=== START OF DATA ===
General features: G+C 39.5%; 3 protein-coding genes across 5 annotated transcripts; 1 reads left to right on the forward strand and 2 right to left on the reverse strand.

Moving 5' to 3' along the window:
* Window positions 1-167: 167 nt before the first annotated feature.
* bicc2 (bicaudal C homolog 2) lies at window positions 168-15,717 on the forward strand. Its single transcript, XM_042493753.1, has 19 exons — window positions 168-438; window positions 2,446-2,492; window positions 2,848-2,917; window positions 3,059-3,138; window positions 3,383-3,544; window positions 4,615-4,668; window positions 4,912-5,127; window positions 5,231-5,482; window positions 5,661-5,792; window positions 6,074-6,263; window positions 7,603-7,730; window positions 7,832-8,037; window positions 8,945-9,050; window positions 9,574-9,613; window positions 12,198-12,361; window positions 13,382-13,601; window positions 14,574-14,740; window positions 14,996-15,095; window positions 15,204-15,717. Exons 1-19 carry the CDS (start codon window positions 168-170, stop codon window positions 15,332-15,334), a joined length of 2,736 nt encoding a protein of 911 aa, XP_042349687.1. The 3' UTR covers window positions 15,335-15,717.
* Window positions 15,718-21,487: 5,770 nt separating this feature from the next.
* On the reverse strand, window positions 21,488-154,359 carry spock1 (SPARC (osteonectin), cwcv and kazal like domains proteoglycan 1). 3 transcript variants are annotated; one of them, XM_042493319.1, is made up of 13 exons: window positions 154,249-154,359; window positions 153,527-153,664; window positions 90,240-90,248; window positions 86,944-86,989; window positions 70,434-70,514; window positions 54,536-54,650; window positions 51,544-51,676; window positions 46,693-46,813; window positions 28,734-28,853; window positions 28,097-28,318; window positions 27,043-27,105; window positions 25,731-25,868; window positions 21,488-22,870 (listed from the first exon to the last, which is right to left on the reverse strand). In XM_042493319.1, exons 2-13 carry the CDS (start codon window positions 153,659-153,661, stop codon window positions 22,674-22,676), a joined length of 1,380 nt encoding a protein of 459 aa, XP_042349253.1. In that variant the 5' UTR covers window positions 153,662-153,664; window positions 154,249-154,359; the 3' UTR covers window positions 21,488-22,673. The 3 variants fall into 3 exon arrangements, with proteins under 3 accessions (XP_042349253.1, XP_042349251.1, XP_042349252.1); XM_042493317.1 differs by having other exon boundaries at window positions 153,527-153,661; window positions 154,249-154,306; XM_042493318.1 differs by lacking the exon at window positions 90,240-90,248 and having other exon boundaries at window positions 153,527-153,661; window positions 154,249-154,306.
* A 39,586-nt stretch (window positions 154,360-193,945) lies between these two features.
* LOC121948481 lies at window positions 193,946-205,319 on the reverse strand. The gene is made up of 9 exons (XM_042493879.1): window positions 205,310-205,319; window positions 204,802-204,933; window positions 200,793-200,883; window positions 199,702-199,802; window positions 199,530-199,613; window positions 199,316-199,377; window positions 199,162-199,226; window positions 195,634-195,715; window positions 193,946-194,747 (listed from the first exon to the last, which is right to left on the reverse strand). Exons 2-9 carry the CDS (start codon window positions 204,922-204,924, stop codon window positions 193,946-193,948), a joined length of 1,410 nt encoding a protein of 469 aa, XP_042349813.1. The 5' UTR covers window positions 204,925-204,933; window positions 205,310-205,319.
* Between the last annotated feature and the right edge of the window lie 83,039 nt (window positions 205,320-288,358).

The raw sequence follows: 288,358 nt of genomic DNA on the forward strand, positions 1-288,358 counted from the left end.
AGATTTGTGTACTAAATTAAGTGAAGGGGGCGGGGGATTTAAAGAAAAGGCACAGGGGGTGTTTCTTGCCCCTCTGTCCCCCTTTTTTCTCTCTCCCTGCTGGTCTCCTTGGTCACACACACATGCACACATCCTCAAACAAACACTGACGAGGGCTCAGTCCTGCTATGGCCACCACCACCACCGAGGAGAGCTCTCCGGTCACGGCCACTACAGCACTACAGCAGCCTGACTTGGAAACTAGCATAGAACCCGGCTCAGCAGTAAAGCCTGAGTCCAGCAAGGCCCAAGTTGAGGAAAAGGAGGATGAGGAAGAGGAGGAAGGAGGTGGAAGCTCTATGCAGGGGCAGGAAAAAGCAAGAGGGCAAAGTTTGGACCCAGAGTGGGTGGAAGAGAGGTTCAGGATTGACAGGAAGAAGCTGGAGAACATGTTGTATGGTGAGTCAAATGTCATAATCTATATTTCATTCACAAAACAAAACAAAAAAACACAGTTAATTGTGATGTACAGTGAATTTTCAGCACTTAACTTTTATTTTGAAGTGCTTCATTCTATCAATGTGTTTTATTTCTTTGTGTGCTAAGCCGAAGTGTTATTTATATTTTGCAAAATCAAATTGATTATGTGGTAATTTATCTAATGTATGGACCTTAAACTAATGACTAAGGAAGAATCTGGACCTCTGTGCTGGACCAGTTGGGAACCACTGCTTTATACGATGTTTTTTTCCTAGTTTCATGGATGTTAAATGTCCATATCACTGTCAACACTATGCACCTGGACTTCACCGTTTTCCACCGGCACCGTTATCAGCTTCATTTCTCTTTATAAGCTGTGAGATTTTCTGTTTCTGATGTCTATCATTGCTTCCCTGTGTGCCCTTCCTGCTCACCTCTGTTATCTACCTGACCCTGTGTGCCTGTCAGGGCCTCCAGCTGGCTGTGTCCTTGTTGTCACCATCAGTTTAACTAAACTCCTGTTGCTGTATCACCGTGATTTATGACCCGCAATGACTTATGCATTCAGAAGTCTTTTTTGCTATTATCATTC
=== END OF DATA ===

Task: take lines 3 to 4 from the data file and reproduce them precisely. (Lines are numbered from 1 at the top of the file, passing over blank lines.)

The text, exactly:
* Window positions 1-167: 167 nt before the first annotated feature.
* bicc2 (bicaudal C homolog 2) lies at window positions 168-15,717 on the forward strand. Its single transcript, XM_042493753.1, has 19 exons — window positions 168-438; window positions 2,446-2,492; window positions 2,848-2,917; window positions 3,059-3,138; window positions 3,383-3,544; window positions 4,615-4,668; window positions 4,912-5,127; window positions 5,231-5,482; window positions 5,661-5,792; window positions 6,074-6,263; window positions 7,603-7,730; window positions 7,832-8,037; window positions 8,945-9,050; window positions 9,574-9,613; window positions 12,198-12,361; window positions 13,382-13,601; window positions 14,574-14,740; window positions 14,996-15,095; window positions 15,204-15,717. Exons 1-19 carry the CDS (start codon window positions 168-170, stop codon window positions 15,332-15,334), a joined length of 2,736 nt encoding a protein of 911 aa, XP_042349687.1. The 3' UTR covers window positions 15,335-15,717.